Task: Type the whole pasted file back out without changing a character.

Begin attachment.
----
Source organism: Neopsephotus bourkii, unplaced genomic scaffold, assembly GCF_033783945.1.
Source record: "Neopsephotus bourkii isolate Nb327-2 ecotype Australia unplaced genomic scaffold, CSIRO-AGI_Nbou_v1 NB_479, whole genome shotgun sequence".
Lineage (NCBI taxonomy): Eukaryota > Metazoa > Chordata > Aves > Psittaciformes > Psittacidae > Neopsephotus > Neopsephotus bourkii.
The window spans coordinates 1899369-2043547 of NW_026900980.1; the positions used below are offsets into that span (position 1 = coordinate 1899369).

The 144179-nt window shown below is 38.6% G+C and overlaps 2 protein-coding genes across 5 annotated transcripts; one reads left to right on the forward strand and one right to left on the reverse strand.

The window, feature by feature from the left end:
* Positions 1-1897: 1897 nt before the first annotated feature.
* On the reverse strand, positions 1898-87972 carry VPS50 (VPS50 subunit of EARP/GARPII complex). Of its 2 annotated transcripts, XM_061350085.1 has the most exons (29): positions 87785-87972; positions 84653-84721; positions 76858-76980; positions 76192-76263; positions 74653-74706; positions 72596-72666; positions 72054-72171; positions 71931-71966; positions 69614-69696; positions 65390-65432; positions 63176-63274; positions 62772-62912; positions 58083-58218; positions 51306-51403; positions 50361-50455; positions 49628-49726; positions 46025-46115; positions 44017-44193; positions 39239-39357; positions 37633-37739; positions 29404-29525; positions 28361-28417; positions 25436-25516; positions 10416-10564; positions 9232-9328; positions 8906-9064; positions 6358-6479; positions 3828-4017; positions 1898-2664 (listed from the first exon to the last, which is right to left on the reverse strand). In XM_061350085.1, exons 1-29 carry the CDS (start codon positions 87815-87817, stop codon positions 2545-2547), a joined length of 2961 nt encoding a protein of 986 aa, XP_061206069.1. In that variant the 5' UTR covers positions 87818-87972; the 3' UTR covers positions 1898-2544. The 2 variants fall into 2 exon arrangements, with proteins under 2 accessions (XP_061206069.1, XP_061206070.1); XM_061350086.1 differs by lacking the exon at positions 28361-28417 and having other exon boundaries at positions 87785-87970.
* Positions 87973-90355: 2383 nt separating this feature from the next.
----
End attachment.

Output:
Source organism: Neopsephotus bourkii, unplaced genomic scaffold, assembly GCF_033783945.1.
Source record: "Neopsephotus bourkii isolate Nb327-2 ecotype Australia unplaced genomic scaffold, CSIRO-AGI_Nbou_v1 NB_479, whole genome shotgun sequence".
Lineage (NCBI taxonomy): Eukaryota > Metazoa > Chordata > Aves > Psittaciformes > Psittacidae > Neopsephotus > Neopsephotus bourkii.
The window spans coordinates 1899369-2043547 of NW_026900980.1; the positions used below are offsets into that span (position 1 = coordinate 1899369).

The 144179-nt window shown below is 38.6% G+C and overlaps 2 protein-coding genes across 5 annotated transcripts; one reads left to right on the forward strand and one right to left on the reverse strand.

The window, feature by feature from the left end:
* Positions 1-1897: 1897 nt before the first annotated feature.
* On the reverse strand, positions 1898-87972 carry VPS50 (VPS50 subunit of EARP/GARPII complex). Of its 2 annotated transcripts, XM_061350085.1 has the most exons (29): positions 87785-87972; positions 84653-84721; positions 76858-76980; positions 76192-76263; positions 74653-74706; positions 72596-72666; positions 72054-72171; positions 71931-71966; positions 69614-69696; positions 65390-65432; positions 63176-63274; positions 62772-62912; positions 58083-58218; positions 51306-51403; positions 50361-50455; positions 49628-49726; positions 46025-46115; positions 44017-44193; positions 39239-39357; positions 37633-37739; positions 29404-29525; positions 28361-28417; positions 25436-25516; positions 10416-10564; positions 9232-9328; positions 8906-9064; positions 6358-6479; positions 3828-4017; positions 1898-2664 (listed from the first exon to the last, which is right to left on the reverse strand). In XM_061350085.1, exons 1-29 carry the CDS (start codon positions 87815-87817, stop codon positions 2545-2547), a joined length of 2961 nt encoding a protein of 986 aa, XP_061206069.1. In that variant the 5' UTR covers positions 87818-87972; the 3' UTR covers positions 1898-2544. The 2 variants fall into 2 exon arrangements, with proteins under 2 accessions (XP_061206069.1, XP_061206070.1); XM_061350086.1 differs by lacking the exon at positions 28361-28417 and having other exon boundaries at positions 87785-87970.
* Positions 87973-90355: 2383 nt separating this feature from the next.